CeCe Winans Talk About Her Faith, Fashion & Lifestyle, Upcoming Tour And Being Honored With Aretha Franklin Icon Award

Cece Winans

Cece Winans

CeCe Winans’ incomparable vocals and picture-perfect smile have graced music stages across the world for more than four decades. Aspiring gospel music artists with dreams of crossing over and achieving mainstream success look to Winans as the standard for making that transition. This year at the 38th annual Stellar Gospel Music Awards, Winans was honored with the Aretha Franklin Icon Award, a fitting tribute to her inspirational music, impressive vocals and ability to influence listeners. She was honored with the Aretha Franklin Icon Award at the 2023 Stellar Awards

Winans is currently preparing for additional performances on her “BELIEVE FOR IT” tour, with a highly anticipated date at the Fox Theatre in Atlanta on Oct. 18, 2023. The singer says the album and tour are sacred to her because she believes songs of love and hope are needed now more than ever.

“When people listen to the BELIEVE FOR IT album, I want them to be empowered and encouraged to keep trusting God. I want the songs to ignite their faith in such a way that it will erase all doubt that they aren’t able to accomplish everything that God has called them to do,” she says.

Although gospel music has evolved over the years, Winans’ music and message have remained constant and full of grace, redemption and love.

“There have been a lot of changes in the music industry over the years, but the role of gospel music remains the same, and that’s to deliver the message of Jesus Christ to a dying world. Gospel music should always point people toward God, give people hope and remind them that he loves them unconditionally,” Winans shares.

The award-winning artist’s dedication to her faith supersedes her commitment to her career and fans. Winans has a calling, and she continues to thrive because of her mission to honor God through her personal ministry and music. But she admits being honored with the Aretha Franklin Icon Award is a career high.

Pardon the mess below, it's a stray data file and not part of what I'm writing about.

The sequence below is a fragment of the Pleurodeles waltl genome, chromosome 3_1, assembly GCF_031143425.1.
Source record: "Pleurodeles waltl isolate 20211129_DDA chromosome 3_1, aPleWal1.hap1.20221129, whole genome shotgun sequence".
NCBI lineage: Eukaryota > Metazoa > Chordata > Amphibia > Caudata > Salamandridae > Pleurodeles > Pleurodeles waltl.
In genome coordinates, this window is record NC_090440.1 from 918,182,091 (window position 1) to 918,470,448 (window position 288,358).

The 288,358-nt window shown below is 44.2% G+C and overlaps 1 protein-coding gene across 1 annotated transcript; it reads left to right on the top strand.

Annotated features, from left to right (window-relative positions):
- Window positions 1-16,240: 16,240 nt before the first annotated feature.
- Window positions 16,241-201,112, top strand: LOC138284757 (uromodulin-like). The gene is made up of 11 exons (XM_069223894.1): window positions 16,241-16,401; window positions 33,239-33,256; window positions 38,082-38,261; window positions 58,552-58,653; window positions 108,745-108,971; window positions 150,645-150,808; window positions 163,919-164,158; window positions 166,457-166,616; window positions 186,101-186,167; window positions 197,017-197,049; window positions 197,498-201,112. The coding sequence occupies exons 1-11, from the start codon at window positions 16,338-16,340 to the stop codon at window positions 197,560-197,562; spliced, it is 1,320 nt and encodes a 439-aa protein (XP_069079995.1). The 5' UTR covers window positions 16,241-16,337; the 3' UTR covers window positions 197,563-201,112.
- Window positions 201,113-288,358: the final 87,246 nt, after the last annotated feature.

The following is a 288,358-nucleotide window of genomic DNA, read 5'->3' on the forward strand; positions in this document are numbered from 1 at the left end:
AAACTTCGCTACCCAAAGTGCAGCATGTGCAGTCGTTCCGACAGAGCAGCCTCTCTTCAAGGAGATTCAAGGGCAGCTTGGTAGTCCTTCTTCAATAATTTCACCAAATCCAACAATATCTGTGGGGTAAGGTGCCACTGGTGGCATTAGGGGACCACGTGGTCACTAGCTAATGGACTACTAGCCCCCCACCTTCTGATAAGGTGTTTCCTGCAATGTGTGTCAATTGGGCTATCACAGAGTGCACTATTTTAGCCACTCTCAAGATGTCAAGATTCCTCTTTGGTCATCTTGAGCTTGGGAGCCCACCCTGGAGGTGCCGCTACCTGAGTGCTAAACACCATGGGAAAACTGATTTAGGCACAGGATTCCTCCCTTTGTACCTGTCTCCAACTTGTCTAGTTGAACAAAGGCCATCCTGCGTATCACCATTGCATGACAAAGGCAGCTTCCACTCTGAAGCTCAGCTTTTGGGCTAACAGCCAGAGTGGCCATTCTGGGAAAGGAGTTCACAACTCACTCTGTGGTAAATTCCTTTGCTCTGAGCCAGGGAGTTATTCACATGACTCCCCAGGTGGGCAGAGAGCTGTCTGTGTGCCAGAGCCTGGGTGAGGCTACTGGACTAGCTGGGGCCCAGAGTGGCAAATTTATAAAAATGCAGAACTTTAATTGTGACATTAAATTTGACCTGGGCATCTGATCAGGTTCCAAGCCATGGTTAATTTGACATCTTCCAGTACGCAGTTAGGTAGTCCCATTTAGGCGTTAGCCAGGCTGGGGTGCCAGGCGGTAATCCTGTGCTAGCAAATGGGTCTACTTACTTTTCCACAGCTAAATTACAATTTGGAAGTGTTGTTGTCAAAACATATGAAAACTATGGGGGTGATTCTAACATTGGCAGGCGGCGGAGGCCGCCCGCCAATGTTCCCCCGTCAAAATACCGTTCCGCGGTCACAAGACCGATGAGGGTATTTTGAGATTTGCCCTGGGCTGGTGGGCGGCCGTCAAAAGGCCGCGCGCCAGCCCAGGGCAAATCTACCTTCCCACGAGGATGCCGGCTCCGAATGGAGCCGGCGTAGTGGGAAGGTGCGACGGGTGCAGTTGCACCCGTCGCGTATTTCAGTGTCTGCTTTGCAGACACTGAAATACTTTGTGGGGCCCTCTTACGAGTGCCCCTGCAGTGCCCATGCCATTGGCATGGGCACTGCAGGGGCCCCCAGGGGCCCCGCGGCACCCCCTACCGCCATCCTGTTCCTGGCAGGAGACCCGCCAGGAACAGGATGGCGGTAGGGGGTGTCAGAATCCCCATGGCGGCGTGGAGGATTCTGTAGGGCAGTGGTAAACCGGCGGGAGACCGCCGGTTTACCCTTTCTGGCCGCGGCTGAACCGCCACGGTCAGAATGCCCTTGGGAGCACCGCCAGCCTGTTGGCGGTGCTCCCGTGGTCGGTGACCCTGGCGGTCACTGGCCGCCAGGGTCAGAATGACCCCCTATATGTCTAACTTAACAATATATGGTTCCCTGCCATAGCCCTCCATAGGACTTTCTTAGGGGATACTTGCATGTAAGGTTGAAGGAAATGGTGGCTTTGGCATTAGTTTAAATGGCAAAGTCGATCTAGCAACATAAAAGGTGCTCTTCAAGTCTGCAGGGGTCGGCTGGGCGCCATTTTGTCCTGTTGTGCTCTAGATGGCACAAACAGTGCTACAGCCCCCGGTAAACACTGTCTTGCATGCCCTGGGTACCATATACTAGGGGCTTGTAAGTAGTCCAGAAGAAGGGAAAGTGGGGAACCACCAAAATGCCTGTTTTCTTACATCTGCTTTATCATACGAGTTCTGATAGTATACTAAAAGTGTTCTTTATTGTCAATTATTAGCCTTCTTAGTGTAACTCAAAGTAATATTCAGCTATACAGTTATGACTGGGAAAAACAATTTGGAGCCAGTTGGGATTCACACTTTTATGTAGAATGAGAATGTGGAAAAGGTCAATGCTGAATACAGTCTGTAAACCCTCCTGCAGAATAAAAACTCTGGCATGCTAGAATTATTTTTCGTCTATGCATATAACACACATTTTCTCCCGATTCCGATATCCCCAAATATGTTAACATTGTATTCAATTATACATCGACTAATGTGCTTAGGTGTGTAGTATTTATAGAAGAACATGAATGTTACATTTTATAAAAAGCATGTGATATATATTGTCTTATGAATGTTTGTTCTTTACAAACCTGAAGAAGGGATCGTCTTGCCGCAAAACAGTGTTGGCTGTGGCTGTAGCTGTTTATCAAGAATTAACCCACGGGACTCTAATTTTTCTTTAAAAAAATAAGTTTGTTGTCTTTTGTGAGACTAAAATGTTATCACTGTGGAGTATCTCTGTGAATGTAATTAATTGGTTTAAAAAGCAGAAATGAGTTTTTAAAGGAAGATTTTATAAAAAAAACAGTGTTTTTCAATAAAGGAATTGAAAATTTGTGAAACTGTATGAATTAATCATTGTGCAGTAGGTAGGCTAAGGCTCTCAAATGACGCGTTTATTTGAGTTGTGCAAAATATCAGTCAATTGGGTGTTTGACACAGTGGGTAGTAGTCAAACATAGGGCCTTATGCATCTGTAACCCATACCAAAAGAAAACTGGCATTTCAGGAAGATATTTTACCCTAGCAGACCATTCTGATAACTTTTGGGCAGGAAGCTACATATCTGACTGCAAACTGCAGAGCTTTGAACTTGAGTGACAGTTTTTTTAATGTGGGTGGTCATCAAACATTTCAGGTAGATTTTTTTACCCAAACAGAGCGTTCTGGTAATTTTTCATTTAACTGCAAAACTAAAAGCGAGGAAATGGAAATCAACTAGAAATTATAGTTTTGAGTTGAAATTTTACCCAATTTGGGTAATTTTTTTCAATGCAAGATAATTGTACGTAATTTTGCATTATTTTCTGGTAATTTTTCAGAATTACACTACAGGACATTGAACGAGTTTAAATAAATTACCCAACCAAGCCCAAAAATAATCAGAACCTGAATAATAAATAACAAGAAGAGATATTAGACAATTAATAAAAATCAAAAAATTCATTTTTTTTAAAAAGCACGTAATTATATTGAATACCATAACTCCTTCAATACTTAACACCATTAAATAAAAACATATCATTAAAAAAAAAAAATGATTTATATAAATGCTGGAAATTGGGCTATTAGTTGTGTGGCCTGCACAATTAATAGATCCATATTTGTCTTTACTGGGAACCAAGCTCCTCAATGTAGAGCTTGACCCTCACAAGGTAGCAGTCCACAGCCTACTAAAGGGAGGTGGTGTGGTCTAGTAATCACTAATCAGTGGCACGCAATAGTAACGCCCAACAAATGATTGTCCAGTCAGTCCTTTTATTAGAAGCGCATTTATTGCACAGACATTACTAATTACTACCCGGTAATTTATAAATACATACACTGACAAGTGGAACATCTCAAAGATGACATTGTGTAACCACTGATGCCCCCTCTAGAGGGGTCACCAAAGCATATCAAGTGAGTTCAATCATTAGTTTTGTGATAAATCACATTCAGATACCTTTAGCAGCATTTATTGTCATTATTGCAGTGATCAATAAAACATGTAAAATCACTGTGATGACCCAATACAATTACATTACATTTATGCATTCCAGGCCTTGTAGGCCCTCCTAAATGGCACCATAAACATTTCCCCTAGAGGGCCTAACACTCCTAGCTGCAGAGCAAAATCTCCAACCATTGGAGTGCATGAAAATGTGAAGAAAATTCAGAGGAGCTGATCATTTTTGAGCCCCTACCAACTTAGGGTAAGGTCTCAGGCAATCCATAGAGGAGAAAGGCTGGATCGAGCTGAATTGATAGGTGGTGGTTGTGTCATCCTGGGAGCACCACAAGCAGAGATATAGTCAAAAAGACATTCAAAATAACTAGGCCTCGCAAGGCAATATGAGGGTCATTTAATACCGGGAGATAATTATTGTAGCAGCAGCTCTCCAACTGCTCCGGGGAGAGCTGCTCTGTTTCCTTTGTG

“I was extremely honored that Don Jackson, chairman and CEO of Central City Productions, presented me with this award. After 40 years in the music business, I don’t take anything lightly. I’m grateful when people want to pay tribute to me for what I’ve contributed to the music industry, but I know that recognition comes with a responsibility. As I honor God in my private life, sometimes public acknowledgement follows. But either way, he gets the glory!” Winans says.

Photos taken on the 2023 Stellar Awards red carpet caught the attention of fashion critics, creating a conversation about the intersection of faith and fashion. Winans was flattered by the attention, but insists fashion is to be used as a complement and should not define women.

“I think fashion has its place and should be used as a way for a woman to express her personal style; it should be an extension of who she is, not a focus. How a woman presents herself in public — in the way of fashion — speaks volumes without her saying a word. Her choice of style should not contradict her beliefs. For example, everyone knows me as a gospel singer, so as a representative of Christ, there are certain fashions I will not wear, no matter how trendy and popular they are,” she explains.

The responsibility of being a wife, mother and entertainer can be overwhelming, but Winans says she abandoned the myth of the superwoman early on.

“I learned a long time ago that I can’t do it all. There are four areas of my life that I must balance: my personal time with God, home and family, church responsibilities and career opportunities. I understand the importance of quality time with family and getting the proper amount of rest,” Winans says.

Winans empathizes with today’s young people, especially because of the pressures many are dealing with in trying to embody a particular image for social media.

“Many young people see social media as a quick way to become famous and create their own community and streams of income, but the danger comes with the dark side of social media.

“My advice to young people is to establish a firm foundation in who they are and have a clear picture of the message they want to share. I want young people to know the void they are trying to fill with ‘followers’ and ‘likes’ will not be found on social media. Digital recognition and acceptance cannot and will not replace the unconditional love of God and the interaction with human beings and real friends,” she says.

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